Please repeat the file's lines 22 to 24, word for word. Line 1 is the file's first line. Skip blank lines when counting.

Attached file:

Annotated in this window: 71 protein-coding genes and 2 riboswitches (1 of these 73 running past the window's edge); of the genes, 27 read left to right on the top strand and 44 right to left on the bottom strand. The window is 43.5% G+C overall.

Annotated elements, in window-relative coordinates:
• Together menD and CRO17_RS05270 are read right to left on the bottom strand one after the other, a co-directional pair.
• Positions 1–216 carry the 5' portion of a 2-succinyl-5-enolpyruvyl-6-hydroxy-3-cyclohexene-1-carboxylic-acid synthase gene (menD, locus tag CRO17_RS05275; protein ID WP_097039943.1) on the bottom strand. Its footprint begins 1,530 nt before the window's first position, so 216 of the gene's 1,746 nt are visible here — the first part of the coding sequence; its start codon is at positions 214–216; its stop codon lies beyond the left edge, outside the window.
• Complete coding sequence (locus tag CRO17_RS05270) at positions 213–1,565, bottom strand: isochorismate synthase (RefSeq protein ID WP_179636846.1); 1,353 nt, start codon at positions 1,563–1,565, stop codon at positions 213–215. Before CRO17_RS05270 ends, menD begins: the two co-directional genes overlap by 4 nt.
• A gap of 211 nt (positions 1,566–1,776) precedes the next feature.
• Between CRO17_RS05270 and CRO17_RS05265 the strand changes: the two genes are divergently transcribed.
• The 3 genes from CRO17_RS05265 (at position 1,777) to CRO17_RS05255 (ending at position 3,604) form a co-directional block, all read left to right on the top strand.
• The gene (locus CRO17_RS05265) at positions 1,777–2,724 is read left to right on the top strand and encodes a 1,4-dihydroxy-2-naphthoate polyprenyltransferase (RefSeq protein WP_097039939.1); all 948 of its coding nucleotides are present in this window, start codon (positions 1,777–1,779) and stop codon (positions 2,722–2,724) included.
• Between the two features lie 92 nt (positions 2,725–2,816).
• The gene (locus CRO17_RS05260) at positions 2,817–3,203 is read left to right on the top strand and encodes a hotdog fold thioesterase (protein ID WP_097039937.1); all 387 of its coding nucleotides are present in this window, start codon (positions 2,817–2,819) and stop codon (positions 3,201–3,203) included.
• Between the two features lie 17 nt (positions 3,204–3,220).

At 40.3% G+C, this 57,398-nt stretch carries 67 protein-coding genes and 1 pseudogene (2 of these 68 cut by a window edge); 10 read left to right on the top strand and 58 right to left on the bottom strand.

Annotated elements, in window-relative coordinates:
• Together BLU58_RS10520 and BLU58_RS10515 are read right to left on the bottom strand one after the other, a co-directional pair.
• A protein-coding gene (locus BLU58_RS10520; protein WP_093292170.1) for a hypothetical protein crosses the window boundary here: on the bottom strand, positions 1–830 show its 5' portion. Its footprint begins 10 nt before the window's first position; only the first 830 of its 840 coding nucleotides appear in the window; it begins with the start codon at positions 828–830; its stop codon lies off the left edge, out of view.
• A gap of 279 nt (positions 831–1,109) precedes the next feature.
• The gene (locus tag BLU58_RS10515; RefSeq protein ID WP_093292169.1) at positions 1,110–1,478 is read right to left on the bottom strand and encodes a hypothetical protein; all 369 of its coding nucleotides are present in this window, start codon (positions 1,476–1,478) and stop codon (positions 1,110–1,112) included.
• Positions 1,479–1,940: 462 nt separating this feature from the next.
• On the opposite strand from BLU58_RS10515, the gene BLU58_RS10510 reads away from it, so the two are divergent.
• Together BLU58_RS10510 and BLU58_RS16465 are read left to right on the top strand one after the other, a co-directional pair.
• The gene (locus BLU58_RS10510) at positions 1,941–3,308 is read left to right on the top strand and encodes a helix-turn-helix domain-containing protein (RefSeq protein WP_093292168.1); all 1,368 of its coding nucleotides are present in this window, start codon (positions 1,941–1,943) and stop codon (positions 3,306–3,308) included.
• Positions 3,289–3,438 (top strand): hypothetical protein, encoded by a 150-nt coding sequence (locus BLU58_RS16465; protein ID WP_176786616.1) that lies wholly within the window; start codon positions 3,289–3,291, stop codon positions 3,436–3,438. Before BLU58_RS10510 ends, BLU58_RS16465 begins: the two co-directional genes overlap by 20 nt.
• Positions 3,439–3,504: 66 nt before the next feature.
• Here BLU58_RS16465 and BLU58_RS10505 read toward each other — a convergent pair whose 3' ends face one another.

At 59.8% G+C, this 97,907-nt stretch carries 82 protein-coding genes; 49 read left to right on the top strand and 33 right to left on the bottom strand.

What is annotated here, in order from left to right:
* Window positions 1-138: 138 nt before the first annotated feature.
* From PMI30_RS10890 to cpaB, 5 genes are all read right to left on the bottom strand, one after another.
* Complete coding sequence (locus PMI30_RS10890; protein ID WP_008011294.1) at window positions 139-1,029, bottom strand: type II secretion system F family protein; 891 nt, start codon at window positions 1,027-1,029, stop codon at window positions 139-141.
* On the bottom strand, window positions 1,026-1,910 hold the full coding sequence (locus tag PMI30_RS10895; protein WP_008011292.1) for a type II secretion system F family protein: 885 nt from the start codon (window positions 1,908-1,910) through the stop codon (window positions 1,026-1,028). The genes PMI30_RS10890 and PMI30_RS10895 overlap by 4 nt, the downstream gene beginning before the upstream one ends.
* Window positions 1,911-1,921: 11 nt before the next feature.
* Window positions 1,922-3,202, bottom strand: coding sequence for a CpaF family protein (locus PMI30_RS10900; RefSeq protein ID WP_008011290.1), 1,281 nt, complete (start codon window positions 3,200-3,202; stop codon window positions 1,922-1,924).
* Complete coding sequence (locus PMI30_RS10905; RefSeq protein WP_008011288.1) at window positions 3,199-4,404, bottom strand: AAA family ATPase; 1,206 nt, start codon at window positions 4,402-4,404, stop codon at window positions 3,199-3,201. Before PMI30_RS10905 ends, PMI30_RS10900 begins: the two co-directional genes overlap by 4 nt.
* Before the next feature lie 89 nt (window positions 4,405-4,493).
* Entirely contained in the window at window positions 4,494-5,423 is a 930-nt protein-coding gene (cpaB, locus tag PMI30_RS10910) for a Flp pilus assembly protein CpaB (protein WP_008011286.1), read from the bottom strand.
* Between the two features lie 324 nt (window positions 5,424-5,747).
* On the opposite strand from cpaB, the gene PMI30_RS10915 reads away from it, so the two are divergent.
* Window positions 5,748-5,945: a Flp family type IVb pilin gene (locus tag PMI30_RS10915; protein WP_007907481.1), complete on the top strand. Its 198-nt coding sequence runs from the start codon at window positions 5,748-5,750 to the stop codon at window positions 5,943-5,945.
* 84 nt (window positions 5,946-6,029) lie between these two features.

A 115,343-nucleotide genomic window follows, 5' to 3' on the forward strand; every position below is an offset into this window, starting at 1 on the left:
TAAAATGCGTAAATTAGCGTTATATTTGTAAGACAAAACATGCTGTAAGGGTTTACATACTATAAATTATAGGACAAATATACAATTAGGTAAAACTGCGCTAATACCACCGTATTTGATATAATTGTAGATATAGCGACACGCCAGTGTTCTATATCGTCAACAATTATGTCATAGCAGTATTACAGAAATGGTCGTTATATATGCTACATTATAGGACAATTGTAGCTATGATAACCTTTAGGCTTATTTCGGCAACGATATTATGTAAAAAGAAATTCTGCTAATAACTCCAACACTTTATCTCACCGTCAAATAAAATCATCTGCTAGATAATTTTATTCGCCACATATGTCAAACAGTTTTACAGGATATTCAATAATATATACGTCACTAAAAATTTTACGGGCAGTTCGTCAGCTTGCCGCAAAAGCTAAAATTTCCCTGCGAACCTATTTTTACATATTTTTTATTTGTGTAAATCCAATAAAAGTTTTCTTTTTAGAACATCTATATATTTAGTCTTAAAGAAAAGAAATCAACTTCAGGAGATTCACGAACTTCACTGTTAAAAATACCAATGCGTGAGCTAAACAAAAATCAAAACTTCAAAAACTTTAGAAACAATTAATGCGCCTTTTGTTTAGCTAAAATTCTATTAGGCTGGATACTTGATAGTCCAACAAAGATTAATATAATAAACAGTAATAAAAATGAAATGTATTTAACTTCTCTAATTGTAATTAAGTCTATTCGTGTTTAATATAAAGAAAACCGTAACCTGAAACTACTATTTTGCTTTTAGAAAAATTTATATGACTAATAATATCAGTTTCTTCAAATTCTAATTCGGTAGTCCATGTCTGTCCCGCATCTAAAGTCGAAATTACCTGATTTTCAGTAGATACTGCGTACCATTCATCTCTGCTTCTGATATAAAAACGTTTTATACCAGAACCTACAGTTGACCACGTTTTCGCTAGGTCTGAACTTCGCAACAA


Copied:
• The gene (locus BLU58_RS10510) at positions 1,941–3,308 is read left to right on the top strand and encodes a helix-turn-helix domain-containing protein (RefSeq protein WP_093292168.1); all 1,368 of its coding nucleotides are present in this window, start codon (positions 1,941–1,943) and stop codon (positions 3,306–3,308) included.
• Positions 3,289–3,438 (top strand): hypothetical protein, encoded by a 150-nt coding sequence (locus BLU58_RS16465; protein ID WP_176786616.1) that lies wholly within the window; start codon positions 3,289–3,291, stop codon positions 3,436–3,438. Before BLU58_RS10510 ends, BLU58_RS16465 begins: the two co-directional genes overlap by 20 nt.
• Positions 3,439–3,504: 66 nt before the next feature.